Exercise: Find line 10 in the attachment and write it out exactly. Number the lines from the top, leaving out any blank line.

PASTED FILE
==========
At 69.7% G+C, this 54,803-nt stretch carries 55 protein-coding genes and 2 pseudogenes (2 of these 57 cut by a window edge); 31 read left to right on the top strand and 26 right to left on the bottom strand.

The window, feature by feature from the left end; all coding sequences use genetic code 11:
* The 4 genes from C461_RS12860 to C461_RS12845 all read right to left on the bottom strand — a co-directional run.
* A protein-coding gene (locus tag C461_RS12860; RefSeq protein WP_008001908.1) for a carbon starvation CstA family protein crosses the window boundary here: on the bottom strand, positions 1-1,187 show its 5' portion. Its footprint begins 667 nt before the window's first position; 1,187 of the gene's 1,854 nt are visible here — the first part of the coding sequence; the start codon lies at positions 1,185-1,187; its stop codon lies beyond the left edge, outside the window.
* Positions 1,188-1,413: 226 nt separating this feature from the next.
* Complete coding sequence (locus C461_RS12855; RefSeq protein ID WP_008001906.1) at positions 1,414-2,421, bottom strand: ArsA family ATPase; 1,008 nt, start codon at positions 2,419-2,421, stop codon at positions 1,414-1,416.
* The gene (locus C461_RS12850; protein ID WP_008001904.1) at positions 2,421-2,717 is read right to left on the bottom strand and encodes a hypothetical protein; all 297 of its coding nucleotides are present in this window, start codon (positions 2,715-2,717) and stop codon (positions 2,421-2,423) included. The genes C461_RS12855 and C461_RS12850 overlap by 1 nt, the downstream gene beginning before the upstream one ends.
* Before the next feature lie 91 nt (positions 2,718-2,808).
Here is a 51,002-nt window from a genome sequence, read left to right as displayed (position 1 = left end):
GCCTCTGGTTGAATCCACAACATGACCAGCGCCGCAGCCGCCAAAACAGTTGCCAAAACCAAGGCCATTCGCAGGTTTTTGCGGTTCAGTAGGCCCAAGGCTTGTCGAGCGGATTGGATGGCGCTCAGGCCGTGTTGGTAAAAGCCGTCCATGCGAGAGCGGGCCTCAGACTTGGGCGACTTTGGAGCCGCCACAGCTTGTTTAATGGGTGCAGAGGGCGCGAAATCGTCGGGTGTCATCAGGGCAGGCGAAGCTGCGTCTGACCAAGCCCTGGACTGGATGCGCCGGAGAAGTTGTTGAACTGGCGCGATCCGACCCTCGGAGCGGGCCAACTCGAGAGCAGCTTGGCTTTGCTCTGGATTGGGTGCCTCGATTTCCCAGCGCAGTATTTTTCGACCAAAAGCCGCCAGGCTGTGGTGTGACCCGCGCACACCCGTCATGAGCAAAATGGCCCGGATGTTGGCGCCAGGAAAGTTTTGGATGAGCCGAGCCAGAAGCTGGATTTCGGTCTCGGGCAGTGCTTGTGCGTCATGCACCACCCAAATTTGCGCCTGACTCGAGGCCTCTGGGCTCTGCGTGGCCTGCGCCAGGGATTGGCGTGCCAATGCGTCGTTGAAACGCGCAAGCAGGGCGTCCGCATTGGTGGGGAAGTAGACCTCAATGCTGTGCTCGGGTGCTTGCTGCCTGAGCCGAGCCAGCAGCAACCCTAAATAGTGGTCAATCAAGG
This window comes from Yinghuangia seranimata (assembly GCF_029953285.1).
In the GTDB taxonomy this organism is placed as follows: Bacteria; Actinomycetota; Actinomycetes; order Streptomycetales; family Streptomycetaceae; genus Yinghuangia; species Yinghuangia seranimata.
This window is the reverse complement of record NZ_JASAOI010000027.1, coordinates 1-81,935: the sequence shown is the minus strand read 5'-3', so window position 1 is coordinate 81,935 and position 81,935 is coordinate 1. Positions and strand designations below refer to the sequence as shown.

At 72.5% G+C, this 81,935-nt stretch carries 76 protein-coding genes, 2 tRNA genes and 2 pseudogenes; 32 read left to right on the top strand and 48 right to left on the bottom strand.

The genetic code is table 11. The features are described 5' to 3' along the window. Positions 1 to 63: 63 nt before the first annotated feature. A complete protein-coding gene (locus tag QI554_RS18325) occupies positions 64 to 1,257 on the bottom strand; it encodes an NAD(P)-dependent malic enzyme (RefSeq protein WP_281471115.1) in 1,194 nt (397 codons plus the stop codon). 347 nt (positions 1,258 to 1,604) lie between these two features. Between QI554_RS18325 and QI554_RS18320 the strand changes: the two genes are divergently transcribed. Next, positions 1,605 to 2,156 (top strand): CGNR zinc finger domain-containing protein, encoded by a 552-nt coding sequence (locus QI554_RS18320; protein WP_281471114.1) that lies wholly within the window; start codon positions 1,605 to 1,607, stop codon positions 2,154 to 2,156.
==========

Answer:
GCCTCTGGTTGAATCCACAACATGACCAGCGCCGCAGCCGCCAAAACAGTTGCCAAAACCAAGGCCATTCGCAGGTTTTTGCGGTTCAGTAGGCCCAAGGCTTGTCGAGCGGATTGGATGGCGCTCAGGCCGTGTTGGTAAAAGCCGTCCATGCGAGAGCGGGCCTCAGACTTGGGCGACTTTGGAGCCGCCACAGCTTGTTTAATGGGTGCAGAGGGCGCGAAATCGTCGGGTGTCATCAGGGCAGGCGAAGCTGCGTCTGACCAAGCCCTGGACTGGATGCGCCGGAGAAGTTGTTGAACTGGCGCGATCCGACCCTCGGAGCGGGCCAACTCGAGAGCAGCTTGGCTTTGCTCTGGATTGGGTGCCTCGATTTCCCAGCGCAGTATTTTTCGACCAAAAGCCGCCAGGCTGTGGTGTGACCCGCGCACACCCGTCATGAGCAAAATGGCCCGGATGTTGGCGCCAGGAAAGTTTTGGATGAGCCGAGCCAGAAGCTGGATTTCGGTCTCGGGCAGTGCTTGTGCGTCATGCACCACCCAAATTTGCGCCTGACTCGAGGCCTCTGGGCTCTGCGTGGCCTGCGCCAGGGATTGGCGTGCCAATGCGTCGTTGAAACGCGCAAGCAGGGCGTCCGCATTGGTGGGGAAGTAGACCTCAATGCTGTGCTCGGGTGCTTGCTGCCTGAGCCGAGCCAGCAGCAACCCTAAATAGTGGTCAATCAAGG